Department of China Studies Academic Seminar: Agricultural Land Allocation Policies between Informality and Codification

Events

Abstract

Agricultural Land Allocation Policies between Informality and Codification

This presentation explores agricultural land allocation policies in the rural areas of the Kashgar prefecture from 2011 to 2013. Its aim is to delve into the dynamics of informality and the efforts of standardization in the process of land allocation, a process which reflected the interplay between local authorities, farmers and higher-level cadres. Traditionally, the interaction among these actors allowed land to be allocated according to family ties and broader networks of acquaintances (guanxi), not relying on land documents as cadastral maps, land contracts and land use certificates. With the gradual development of the area - integrating financial, corporate and state interests – aimed at remaking rural space by maximizing profits from land by leasing it to developers and investors, the need for a standardization and codification of norms and practices emerged. In a special situation (teshu qingquang) of urgency to control for economic and social reasons, in 2010 power has been given to local authorities to reach development goals by using the indispensable tools of policy and law. This shift generated a number of mishandlings and misdemeanors, such as the issuance of land contracts without legal value, as well as policy documents not authenticated by prefectural courts, for facilitating evictions.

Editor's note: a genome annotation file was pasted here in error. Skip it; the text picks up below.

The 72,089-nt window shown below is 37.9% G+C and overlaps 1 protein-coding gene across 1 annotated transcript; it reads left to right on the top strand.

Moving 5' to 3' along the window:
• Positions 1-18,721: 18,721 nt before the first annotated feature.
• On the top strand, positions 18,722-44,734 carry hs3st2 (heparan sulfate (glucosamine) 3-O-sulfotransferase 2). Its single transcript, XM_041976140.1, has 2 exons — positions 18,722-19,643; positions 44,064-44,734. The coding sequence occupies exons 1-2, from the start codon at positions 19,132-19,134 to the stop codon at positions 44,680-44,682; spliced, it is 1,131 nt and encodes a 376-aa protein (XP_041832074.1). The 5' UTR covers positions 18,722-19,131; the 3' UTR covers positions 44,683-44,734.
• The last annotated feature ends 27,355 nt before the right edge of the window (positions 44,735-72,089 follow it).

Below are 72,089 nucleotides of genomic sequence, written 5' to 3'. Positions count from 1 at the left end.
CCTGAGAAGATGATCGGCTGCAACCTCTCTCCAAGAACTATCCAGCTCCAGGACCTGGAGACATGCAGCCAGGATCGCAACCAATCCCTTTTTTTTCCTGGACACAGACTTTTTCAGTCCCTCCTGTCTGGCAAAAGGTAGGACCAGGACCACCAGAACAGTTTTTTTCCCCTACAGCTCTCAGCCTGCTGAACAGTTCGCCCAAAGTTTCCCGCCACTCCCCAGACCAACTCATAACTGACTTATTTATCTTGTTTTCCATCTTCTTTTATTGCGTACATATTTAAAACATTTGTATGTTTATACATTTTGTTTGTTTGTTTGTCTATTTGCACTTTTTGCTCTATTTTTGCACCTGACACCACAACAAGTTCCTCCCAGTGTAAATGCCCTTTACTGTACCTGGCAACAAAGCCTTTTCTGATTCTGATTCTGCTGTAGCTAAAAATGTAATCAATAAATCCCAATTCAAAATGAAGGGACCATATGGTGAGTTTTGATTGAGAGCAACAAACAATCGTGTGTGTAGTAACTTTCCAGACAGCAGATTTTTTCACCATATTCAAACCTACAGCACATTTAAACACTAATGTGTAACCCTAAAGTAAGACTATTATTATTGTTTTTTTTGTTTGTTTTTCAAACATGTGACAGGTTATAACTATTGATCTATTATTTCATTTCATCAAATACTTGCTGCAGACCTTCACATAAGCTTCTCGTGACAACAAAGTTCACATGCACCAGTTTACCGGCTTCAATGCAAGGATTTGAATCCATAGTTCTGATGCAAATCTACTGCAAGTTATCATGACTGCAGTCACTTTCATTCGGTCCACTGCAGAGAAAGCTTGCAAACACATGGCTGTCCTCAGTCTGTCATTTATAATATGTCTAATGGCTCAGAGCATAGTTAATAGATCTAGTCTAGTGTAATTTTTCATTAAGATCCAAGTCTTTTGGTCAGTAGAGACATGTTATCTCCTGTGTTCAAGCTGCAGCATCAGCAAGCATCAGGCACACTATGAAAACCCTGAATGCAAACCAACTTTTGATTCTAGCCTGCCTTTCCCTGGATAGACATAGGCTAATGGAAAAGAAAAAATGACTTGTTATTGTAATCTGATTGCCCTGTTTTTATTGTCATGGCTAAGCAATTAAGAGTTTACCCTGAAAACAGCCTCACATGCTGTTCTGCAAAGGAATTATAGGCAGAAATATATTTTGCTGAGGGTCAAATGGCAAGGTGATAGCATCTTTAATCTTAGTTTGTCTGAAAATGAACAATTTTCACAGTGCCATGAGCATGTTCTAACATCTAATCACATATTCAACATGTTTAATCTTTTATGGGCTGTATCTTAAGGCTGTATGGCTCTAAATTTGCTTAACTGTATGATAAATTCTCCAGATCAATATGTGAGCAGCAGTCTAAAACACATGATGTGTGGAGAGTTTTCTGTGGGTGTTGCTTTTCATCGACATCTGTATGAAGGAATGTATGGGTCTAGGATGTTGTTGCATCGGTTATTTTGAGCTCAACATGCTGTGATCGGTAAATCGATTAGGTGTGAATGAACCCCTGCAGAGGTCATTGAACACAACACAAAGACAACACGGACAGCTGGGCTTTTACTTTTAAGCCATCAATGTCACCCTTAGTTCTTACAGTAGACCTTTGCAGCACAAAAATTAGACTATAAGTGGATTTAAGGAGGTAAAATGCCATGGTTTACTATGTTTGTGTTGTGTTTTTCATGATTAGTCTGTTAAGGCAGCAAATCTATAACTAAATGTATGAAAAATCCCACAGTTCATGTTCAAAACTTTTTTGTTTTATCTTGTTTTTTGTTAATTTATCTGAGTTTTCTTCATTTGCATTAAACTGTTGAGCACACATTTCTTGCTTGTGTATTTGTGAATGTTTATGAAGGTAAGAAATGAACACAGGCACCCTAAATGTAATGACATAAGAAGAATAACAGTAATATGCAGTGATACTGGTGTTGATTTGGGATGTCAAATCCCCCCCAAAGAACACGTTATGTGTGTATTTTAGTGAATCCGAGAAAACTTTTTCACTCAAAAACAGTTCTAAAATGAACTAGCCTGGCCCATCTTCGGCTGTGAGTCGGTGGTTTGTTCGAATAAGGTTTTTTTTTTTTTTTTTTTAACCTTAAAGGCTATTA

The presentation takes a number of rural villages in the Kashgar Prefecture as a case study, and presents the immediate consequences of these policies, such as the displacement of rural inhabitants, the transformation of the agricultural sector and of the of identity rural villages. While the short-term effects of evictions impact unfavorably on part of the local Uyghur population, the long-term consequences still need to be assessed.

The presentation is based on a fieldwork conducted during my PhD degree and my work as consultant for the Sino-German Poverty Alleviation Program Xinjiang, in an overall time range spanning from 2007 to 2013.

Speaker

Alessandra Cappelletti

Alessandra Cappelletti is Associate Professor in the Department of International Relations at Xi’an Jiaotong Liverpool University and member of the Board of Directors and Senior Researcher at the Italian Research Centre on Contemporary China (Centro Studi sulla Cina Contemporanea, CSCC), Alessandra has a Joint Postdoctoral Degree at the Institute of East Asian Studies (IN-EAST) and at the Käte Hamburger Kolleg/Research Center for Global Cooperation of the University of Duisburg-Essen in Germany, and a PhD in Asian Studies at the Oriental University of Naples and at Minzu University of China (double degree). Research Director for the project on the Belt and Road Initiative at the China Center of the Turin Polytechnic University, Alessandra was visiting Research Fellow at the German Institute for International and Security Affairs (Stiftung Wissenschaft und Politik-SWP) and a consultant for the Sino-German Poverty Alleviation Program Xinjiang. Alessandra's research interests are focused on Chinese foreign policy in Central Asia, Belt and Road Initiative, agricultural development and agribusiness in Nort-West China, Muslim communities in China. She published book chapters, scientific articles and analysis for, among the others, Routledge, Springer and the Baillet Latour Chair of European Union – China Relations and the EU-China Research Centre.